the quartet orchestrating the second american revolution 1783 1789.pdf

11 in the long view which is to say looking down the

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sectional vote, Chase’s amendment was defeated. 11 In the long view, which is to say looking down the road another eight decades or so, this debate proved prophetic. It was the first occasion when the intractable dilemma posed by slavery found its way into the public record. And in 1861 South Carolina acted on the same secessionist threat it first made in the summer of 1776. More immediately, both northern and southern delegates recognized the need to deflect the “Inhabitants” question, and they revised the Dickinson Draft so that each state would be billed “in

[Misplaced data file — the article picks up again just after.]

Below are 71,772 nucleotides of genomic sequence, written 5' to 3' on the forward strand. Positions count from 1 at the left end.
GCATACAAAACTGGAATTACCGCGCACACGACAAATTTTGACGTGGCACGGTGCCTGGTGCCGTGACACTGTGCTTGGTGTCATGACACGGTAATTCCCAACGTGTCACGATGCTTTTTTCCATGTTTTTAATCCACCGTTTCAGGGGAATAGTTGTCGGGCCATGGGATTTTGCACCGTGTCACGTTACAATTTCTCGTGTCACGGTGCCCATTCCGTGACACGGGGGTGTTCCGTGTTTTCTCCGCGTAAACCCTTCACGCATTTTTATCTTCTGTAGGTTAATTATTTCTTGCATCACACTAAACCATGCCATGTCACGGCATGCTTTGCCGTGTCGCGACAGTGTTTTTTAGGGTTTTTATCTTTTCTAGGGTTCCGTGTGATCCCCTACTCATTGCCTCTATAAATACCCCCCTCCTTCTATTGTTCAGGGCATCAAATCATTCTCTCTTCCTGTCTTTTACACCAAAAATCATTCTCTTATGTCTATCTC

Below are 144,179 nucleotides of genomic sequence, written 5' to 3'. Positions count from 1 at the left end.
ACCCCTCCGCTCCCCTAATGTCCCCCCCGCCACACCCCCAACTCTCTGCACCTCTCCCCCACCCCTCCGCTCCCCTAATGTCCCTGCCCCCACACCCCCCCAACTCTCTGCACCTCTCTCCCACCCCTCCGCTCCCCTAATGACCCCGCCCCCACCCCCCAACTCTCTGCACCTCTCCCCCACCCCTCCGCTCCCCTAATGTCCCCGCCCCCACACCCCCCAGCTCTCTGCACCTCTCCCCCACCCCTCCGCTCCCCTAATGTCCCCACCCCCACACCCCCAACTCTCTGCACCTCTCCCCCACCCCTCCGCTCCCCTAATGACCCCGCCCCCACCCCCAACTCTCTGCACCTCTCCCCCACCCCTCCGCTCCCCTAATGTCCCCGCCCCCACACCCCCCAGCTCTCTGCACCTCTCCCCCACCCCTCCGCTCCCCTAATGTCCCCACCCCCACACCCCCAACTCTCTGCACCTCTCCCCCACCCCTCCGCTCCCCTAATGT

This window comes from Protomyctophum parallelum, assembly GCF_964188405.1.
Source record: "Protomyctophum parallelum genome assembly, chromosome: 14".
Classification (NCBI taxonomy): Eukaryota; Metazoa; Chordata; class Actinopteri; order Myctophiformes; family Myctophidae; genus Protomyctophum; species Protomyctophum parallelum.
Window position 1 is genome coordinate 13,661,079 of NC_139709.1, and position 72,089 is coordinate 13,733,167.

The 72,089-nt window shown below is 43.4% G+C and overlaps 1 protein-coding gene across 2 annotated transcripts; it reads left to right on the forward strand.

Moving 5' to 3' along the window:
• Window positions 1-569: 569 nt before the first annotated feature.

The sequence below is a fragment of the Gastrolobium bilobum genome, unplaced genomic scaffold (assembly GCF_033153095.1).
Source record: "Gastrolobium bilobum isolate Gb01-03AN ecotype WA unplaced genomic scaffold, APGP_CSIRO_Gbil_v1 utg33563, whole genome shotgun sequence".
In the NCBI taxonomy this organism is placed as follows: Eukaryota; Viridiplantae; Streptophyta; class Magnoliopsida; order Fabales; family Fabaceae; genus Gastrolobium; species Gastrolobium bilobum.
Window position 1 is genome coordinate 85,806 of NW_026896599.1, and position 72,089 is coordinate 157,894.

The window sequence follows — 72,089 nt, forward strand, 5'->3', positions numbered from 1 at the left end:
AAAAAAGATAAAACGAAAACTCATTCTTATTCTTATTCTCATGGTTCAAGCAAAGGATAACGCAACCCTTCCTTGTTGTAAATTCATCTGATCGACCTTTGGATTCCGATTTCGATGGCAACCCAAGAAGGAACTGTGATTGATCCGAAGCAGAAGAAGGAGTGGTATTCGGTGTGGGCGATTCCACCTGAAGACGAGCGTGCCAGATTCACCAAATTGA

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proportion to the value of all land within each state,” thereby skirting the slavery question but in the process producing a criterion for taxation that proved inherently immeasurable and infinitely manipulable by the state legislatures. If the debate over slavery had enormous long-term implications, the debate over representation posed more pressing problems that defined the shape of the political settlement for the next decade. Here the argument was not sectional but rather between large and small states. Article XVIII of the Dickinson Draft proposed a continuation of the one-vote-per-state principle. Delegates from Massachusetts, Virginia, and Pennsylvania found that principle preposterous, indeed a recipe for chaos and endless bickering, because the disproportionate political power of the small states defied the economic realities: “Let the small colonies give equal Money and Men,” Franklin argued, momentarily forgetting that the colonies were now states, “and then have an equal vote.” Adams chimed in that the only sensible basis for representation was population, because any stable republican government needed to reflect the will of its citizenry. 12 Both Franklin and Adams were thinking of a new government that was more potent and unified than a mere confederation. The most ardent advocate for such a vision was Rush, who projected a national picture of Americans as “a single people,” no longer Virginians or Rhode Islanders, and the term United States as a singular rather than plural noun. The debate over representation had thus exposed the first serious split between nationalists and confederationists. Delegates from the small states found Rush’s national vision a political nightmare that merely exchanged the despotic power of Parliament for a domestic version of the same leviathan. Roger Sherman of Connecticut led the small-state delegation with a warning that his constituents would never surrender their liberties to some distant government that did not share their values. He could testify that Connecticut would passionately embrace “The Cause,” but once the war was won, his country was Connecticut, and any loyalty that extended beyond the borders of his state defied the local and at most regional orientation of his constituents, which was “as far as we are prepared to go.” 13 This was a revealing way to put it. Beneath the argument between large and small states over representation lurked a more fundamental disagreement about distance and scale. The vast majority of
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